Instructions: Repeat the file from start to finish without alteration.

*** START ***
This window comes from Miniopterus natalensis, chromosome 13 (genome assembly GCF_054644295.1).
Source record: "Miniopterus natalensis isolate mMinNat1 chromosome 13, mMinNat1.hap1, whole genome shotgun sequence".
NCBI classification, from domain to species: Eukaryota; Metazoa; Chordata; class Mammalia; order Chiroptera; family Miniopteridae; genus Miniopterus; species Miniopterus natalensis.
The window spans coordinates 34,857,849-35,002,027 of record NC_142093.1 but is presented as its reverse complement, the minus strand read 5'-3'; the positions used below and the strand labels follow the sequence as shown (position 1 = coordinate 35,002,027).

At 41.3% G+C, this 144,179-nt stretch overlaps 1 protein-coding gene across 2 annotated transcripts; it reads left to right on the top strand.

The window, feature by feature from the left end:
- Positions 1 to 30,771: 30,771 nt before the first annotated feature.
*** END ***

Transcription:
This window comes from Miniopterus natalensis, chromosome 13 (genome assembly GCF_054644295.1).
Source record: "Miniopterus natalensis isolate mMinNat1 chromosome 13, mMinNat1.hap1, whole genome shotgun sequence".
NCBI classification, from domain to species: Eukaryota; Metazoa; Chordata; class Mammalia; order Chiroptera; family Miniopteridae; genus Miniopterus; species Miniopterus natalensis.
The window spans coordinates 34,857,849-35,002,027 of record NC_142093.1 but is presented as its reverse complement, the minus strand read 5'-3'; the positions used below and the strand labels follow the sequence as shown (position 1 = coordinate 35,002,027).

At 41.3% G+C, this 144,179-nt stretch overlaps 1 protein-coding gene across 2 annotated transcripts; it reads left to right on the top strand.

The window, feature by feature from the left end:
- Positions 1 to 30,771: 30,771 nt before the first annotated feature.